By Srianthi Perera

John and LaCinda Lewis knew since November that they were probably going on a three-year mission to serve the Church of Jesus Christ of Latter-day Saints as a mission president and companion. They alluded to it in their Christmas card to friends and family.

The question was, where were they going?

In November, they had already faced an exploratory interview with a member of the Quorum of the 12 (one of the 12 Apostles of the LDS church), who had told them he feels “very good about the two of you serving.”

A mission president is a priesthood leadership position, where the appointee oversees a mission and its missionaries, consisting mostly of 18-25-year-olds and some senior-age couples. The appointee and his spouse leave their loved ones behind for three years to spread their faith to communities in America or abroad.

The former Mayor of Gilbert and the executive director of the East Valley Partnership and his wife were deemed by the church to be free of challenging family matters that would make it hard for them to be away from home. Six of their children – three daughters and five sons – are married, and they have 16 grandchildren with two more on the way. John’s parents are deceased and so is LaCinda’s mom. Her father lives in Utah.

So during a second phone call in early December, the mission opportunity was extended to them. But they still didn’t know where it would be.

“125 places around the world were available,” LaCinda said.

“The children started guessing,” John added.

The couple was visiting their daughter in Texas when the package arrived at their Gilbert home and a neighbor called.

“We were expecting the call to come and arranged the whole family to be on a Google chat,” John said.

The neighbor opened the package and put it up against the computer screen so everyone could see.

“You will be serving a Cambodia, Phnom Penh mission,” it stated. “And you will be learning a Cambodian language.”

Their daughter knew a woman who lived nearby who had spent a mission there. They quickly summoned her.

“I was very surprised,” John said. “I hadn’t expected Cambodia, and then, as they talked to us that afternoon, it started to sound like a wonderful place.”

The Southeast Asian country was war-ravaged in the 1970s when the radical communist party, Khmer Rouge, was in power. About 2 million died during the ensuing chaos, and the country became known for its burial sites called the Killing Fields.

Nowadays, there’s stability in the predominantly Buddhist country with burgeoning tourism and a thriving textile industry. Tourists come to the Angkor Wat, a temple complex in Cambodia built in the 12th century. It is a world recognized heritage site and the largest religious monument in the world.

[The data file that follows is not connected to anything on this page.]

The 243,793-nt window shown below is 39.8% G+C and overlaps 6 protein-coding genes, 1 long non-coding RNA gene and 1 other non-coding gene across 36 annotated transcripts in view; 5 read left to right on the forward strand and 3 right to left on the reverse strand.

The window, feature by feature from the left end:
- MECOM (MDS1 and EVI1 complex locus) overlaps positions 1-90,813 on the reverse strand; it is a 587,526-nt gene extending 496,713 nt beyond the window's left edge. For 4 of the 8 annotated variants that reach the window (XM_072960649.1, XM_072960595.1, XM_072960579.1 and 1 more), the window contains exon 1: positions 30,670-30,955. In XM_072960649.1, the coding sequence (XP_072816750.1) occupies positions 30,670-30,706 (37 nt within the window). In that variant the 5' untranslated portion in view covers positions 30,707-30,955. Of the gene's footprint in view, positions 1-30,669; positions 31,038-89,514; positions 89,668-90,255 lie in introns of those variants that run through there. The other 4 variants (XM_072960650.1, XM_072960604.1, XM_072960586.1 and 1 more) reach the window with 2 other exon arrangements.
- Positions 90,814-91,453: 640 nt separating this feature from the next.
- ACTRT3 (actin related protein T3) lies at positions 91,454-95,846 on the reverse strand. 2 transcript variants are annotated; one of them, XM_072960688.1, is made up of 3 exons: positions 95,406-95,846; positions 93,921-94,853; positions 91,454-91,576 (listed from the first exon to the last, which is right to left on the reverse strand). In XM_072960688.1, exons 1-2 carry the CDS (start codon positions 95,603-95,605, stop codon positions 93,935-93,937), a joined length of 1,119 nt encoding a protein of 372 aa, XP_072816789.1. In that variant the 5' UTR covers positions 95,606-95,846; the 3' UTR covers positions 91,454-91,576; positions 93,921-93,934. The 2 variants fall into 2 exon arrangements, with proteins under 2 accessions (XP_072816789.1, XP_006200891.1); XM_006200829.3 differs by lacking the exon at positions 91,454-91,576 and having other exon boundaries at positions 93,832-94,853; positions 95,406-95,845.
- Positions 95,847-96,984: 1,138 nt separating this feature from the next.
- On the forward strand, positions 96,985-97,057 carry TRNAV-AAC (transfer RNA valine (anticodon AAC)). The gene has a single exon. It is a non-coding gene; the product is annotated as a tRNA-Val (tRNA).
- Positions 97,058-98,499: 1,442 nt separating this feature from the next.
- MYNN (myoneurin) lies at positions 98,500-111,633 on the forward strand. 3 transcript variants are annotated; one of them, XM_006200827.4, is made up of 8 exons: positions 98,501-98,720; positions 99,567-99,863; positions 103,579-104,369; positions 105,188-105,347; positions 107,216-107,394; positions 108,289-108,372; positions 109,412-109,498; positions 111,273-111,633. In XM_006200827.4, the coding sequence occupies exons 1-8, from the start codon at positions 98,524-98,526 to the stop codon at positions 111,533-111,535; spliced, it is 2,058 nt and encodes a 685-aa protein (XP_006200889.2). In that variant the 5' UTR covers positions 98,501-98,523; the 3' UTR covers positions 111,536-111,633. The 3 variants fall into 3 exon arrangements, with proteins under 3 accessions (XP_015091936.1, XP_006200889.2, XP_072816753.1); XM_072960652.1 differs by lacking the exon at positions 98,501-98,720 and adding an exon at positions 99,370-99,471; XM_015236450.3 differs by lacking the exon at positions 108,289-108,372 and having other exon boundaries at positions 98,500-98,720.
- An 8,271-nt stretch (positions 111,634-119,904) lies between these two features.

For the Lewises, who will exchange the Valley of the Sun’s searing summer heat for incessant tropical rains coupled with humidity and the desert scenery with fertile rice paddies, it will be a world removed.

“It does seem like it would be an adventure and a chance to go to a place that we probably would never get a chance to go, and meet some wonderful people,” John said.

LaCinda, who teaches fashion design and merchandizing at Mesa Community College, said she was interested to know about the textile industry there.

“Not that I’ll be necessarily part of that, but I’ll like to visit, and I’ll like to get to know some of the textile workers,” she said.

This is not John’s first foray into mission work in Asia. When he was 19, he served the church for two years in Japan. LaCinda hasn’t done one, but she has traveled widely, engaged in nonprofit work in Mozambique and is “familiar and comfortable with Third World country situations,” in her words. She also speaks French, which is spoken in Cambodia, which was a French colony in the 19th century.

Their family has also served in missions extensively: Their twin sons Ben and Doug have served in Londrina and Fortaleza, Brazil from 2002-2004; son CJ served in Cape Coast, Ghana from 2008-2010; daughter Jennie served in Birmingham, Alabama from 2012-2014; son Ed served in Novosibirsk, Russia from 2015-2017; and son Kelvin is serving in Lisbon, Portugal from 2017-2019.

Some of the time, they had to learn new languages. Ed learned Russian. John learned Japanese (it took him eight months).

According to John, about half of the 70,000 missionaries serving around the world learn a language to perform their work. Some of them are immersed with native speakers to hasten the learning.

That’s not true for a mission president and companion, who have to labor on their own.